Whatever re-floats your boat: Our take on the Suez Canal conundrum

By Editorial Board

Pia Contreras

The world has waited with bated breath, and today we break our silence. A little over a week ago, the infamous Ever Given container ship ran aground in the Suez Canal, blocking the channel as well as the 12% of global trade that flows through its waters. 

Although she has recently been freed from calamity, we drew on the brilliant minds of our editorial board to propose a set of alternative solutions. Without further ado, here is each section of our board’s plans for foolproof boat-dislodgement. 

From the News Desk:

We feel that the Middlebury administration could take steps to alleviate the crisis in the Suez Canal by issuing a vague statement in support of the boat. If necessary, the administration could even call upon donors to unrestrict earmarked endowment funds for this essential procedure. While we wait, the administration should send daily emails about how the boat hasn’t moved but may move in the future. 

We also recall that the college has handled sudden evacuation processes in the past. Telling the Ever Given it needs to leave by Friday and sending some boxes and tape might help the boat get a move on.

The Ever Given’s crew could also make use of some fidget spinners, Oreos, expired bread and a mental health flier in order to manage stress. 

If all else fails, the administration can just delete the boat.

Sarah Fagan

From the Local Desk:

We suggest finding two Middlebury horses to pull the ship. Each horse would have to pull 111,000 tons, which seems reasonable for a garbage-pulling horse considering the amount of dining hall containers that Midd students throw in the trash

We also propose dumping enough milk into the canal to refloat the boat. Vermont currently produces 2.3 billion pounds of milk annually from 135,000 dairy cows on about 1,000 dairy farms. In the meantime, we don’t think Midd students will have any trouble subsisting on oat milk. 

And if that doesn’t do the trick, we’re sure that Midd students can drunkenly tear the boat apart on Friday night and bring the pieces back to their dorm rooms. 

From the Arts & Culture Desk:

After much thought, we at Arts & Culture have decided that the best course of action is to move the boat emotionally. We suggest blasting Olivia Rodrigo’s “Driver’s License” until the boat’s emotional flood-gates fly open, unblocking the canal. The onlookers will surely be in a celebratory mood, but the boat will be a total wreck. 

We also workshopped hiring the producers of “Up” to tie a million balloons to the boat and float it away. And if that doesn’t work, we suggest replacing every piece of the ship one-by-one and having Philosophy majors ponder if it is the same boat. 

From the Opinion Desk: 

The captain of the Ever Given just submitted a long-awaited NFTD (“Notes from the Deck”) affirming that the boat forgot to fill out its Policy Path, and is now in isolation housing under “dubious circumstances.” We await responses from the community.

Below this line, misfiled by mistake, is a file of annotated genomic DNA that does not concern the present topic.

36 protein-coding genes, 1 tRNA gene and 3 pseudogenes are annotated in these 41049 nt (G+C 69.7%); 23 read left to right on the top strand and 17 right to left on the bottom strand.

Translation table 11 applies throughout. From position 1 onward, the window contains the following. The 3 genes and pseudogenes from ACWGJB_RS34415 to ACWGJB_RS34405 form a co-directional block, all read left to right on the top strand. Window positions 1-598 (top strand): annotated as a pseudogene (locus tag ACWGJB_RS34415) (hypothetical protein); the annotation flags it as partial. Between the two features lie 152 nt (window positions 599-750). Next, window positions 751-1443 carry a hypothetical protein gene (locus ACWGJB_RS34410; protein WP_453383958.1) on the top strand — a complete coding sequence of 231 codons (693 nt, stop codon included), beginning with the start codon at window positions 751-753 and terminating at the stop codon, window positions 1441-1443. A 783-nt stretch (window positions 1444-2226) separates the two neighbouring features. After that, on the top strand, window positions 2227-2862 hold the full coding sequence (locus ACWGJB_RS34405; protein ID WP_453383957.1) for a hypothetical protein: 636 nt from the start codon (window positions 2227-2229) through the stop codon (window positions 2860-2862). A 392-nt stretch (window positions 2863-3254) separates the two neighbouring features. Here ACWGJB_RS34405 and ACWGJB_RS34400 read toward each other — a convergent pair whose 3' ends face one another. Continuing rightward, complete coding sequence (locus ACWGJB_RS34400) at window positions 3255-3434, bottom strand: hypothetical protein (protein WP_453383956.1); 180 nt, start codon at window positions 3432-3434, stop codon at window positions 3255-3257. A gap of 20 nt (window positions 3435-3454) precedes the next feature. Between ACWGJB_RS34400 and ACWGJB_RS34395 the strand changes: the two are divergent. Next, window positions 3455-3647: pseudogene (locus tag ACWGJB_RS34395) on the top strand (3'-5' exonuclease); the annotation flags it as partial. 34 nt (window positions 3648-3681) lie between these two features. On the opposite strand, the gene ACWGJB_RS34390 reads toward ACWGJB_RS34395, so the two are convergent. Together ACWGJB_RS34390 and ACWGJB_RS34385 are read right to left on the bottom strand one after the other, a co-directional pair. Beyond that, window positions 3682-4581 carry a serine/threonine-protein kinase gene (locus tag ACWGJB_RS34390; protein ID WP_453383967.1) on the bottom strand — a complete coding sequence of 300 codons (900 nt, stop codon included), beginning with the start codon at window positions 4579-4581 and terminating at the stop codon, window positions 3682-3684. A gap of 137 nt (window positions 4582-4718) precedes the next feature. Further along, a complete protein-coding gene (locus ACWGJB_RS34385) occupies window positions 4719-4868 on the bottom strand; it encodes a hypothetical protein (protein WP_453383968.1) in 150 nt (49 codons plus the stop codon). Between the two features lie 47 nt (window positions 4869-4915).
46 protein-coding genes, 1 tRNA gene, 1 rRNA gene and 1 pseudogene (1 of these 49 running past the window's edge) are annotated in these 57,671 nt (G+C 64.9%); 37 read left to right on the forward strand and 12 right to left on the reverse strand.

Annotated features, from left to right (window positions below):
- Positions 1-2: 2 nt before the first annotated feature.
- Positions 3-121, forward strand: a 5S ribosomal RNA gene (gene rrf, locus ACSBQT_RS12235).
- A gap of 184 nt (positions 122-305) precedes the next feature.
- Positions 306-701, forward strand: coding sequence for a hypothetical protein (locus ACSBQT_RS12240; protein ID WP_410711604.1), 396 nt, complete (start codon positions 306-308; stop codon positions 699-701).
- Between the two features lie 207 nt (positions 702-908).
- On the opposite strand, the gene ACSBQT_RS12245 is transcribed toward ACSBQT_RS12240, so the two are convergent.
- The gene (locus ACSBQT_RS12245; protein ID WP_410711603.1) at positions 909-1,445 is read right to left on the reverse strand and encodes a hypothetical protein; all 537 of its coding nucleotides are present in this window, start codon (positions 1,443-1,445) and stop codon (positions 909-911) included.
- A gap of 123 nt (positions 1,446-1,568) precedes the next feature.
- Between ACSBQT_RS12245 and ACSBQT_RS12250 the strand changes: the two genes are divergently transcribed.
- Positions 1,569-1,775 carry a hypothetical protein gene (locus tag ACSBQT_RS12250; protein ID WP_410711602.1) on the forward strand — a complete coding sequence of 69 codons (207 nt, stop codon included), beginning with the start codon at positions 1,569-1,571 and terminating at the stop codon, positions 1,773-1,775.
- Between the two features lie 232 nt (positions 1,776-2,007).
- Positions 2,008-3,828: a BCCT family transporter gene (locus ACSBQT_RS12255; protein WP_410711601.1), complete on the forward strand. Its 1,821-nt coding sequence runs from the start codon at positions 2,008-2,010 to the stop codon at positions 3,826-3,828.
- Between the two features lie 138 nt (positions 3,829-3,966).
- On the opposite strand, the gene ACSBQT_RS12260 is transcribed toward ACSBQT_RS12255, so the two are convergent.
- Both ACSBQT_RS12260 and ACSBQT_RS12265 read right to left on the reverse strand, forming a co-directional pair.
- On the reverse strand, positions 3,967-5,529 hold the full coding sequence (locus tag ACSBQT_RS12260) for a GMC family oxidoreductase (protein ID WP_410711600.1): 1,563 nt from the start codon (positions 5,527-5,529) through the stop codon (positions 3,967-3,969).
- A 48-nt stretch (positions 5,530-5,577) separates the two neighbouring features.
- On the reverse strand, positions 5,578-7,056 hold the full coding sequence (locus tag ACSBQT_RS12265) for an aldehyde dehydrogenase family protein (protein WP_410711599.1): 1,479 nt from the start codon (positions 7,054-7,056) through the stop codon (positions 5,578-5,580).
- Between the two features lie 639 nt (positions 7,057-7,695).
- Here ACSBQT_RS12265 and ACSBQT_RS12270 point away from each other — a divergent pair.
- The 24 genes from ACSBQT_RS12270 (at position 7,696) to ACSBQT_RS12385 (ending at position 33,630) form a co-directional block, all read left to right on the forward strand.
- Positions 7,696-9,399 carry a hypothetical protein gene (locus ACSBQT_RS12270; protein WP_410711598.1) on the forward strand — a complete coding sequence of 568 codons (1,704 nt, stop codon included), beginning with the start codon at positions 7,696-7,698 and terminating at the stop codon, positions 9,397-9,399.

In order to get the boat moving, the Opinions Desk has decided that a Hamilton Forum debate is in order, so that we can get to the bottom of contested questions such as: Are boats and canals compatible? Should Suez Canal maritime affirmative action be size or cargo-based? And finally, does the boat deserve to be unstuck?

Sabrina Templeton

From the Sports Desk:

We all know the men’s and women’s swim and dive teams were starved of a season this year, so why not give them a chance to compete? After the countless hours they’ve invested into weightlifting and carb-loading, you would think they’d have the power to free the boat stuck in the Suez Canal. I mean, if they’re not up to this task, how can they expect to compete against Williams or Amherst?

“We’re one of the strongest teams in the NESCAC, and strong teams are expected to do big-time things,” a Middlebury swim and dive coach definitely didn’t say. “I mean, it’ll be great to just see the swimmers get out there and compete. The away trip will be a longer one than usual, but thanks to all the homework professors have been assigning, I think the kids will be able to stay engaged throughout the journey.” 

From the Online Team:

The online team encourages the ship experts to try turning it off and back on again.

From the Photo Team:

Why don’t they just photoshop it out of the way?

It’s overtly clear that a group of college students residing in land-locked, rural Vermont has the maritime skills necessary to maximize efficiency the next time around. If only they had called upon us last week…

This editorial represents the opinions of the Middlebury Campus’s editorial board.